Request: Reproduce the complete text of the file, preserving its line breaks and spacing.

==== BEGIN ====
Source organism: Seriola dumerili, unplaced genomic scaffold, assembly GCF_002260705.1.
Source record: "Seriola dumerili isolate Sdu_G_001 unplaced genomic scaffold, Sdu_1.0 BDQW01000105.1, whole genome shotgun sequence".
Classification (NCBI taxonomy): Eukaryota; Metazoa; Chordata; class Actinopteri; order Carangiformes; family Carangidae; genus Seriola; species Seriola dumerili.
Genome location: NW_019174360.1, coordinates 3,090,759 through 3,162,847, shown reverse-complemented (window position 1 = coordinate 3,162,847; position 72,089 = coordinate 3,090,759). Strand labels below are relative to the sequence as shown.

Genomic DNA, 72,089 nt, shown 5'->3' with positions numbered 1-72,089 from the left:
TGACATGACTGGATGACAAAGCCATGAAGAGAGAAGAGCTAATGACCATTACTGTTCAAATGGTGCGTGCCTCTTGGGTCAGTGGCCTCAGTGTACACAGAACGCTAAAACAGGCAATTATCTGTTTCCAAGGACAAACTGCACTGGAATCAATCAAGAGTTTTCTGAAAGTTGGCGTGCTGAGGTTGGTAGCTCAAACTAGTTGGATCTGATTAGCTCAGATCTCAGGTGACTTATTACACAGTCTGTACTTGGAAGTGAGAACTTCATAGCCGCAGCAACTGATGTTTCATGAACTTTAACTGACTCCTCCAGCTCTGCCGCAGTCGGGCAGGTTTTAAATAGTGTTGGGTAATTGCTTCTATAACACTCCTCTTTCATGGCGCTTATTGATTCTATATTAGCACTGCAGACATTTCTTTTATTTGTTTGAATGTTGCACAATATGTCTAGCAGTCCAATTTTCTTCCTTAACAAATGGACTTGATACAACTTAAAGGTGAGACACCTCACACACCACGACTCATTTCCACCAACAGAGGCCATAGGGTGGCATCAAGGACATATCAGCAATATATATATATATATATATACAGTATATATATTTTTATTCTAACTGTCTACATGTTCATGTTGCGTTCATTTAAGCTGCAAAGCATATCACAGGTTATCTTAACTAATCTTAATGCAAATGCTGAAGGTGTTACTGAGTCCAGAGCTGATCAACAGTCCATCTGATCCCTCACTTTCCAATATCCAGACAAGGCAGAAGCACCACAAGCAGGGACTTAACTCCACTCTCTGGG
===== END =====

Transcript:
Source organism: Seriola dumerili, unplaced genomic scaffold, assembly GCF_002260705.1.
Source record: "Seriola dumerili isolate Sdu_G_001 unplaced genomic scaffold, Sdu_1.0 BDQW01000105.1, whole genome shotgun sequence".
Classification (NCBI taxonomy): Eukaryota; Metazoa; Chordata; class Actinopteri; order Carangiformes; family Carangidae; genus Seriola; species Seriola dumerili.
Genome location: NW_019174360.1, coordinates 3,090,759 through 3,162,847, shown reverse-complemented (window position 1 = coordinate 3,162,847; position 72,089 = coordinate 3,090,759). Strand labels below are relative to the sequence as shown.

Genomic DNA, 72,089 nt, shown 5'->3' with positions numbered 1-72,089 from the left:
TGACATGACTGGATGACAAAGCCATGAAGAGAGAAGAGCTAATGACCATTACTGTTCAAATGGTGCGTGCCTCTTGGGTCAGTGGCCTCAGTGTACACAGAACGCTAAAACAGGCAATTATCTGTTTCCAAGGACAAACTGCACTGGAATCAATCAAGAGTTTTCTGAAAGTTGGCGTGCTGAGGTTGGTAGCTCAAACTAGTTGGATCTGATTAGCTCAGATCTCAGGTGACTTATTACACAGTCTGTACTTGGAAGTGAGAACTTCATAGCCGCAGCAACTGATGTTTCATGAACTTTAACTGACTCCTCCAGCTCTGCCGCAGTCGGGCAGGTTTTAAATAGTGTTGGGTAATTGCTTCTATAACACTCCTCTTTCATGGCGCTTATTGATTCTATATTAGCACTGCAGACATTTCTTTTATTTGTTTGAATGTTGCACAATATGTCTAGCAGTCCAATTTTCTTCCTTAACAAATGGACTTGATACAACTTAAAGGTGAGACACCTCACACACCACGACTCATTTCCACCAACAGAGGCCATAGGGTGGCATCAAGGACATATCAGCAATATATATATATATATATATACAGTATATATATTTTTATTCTAACTGTCTACATGTTCATGTTGCGTTCATTTAAGCTGCAAAGCATATCACAGGTTATCTTAACTAATCTTAATGCAAATGCTGAAGGTGTTACTGAGTCCAGAGCTGATCAACAGTCCATCTGATCCCTCACTTTCCAATATCCAGACAAGGCAGAAGCACCACAAGCAGGGACTTAACTCCACTCTCTGGG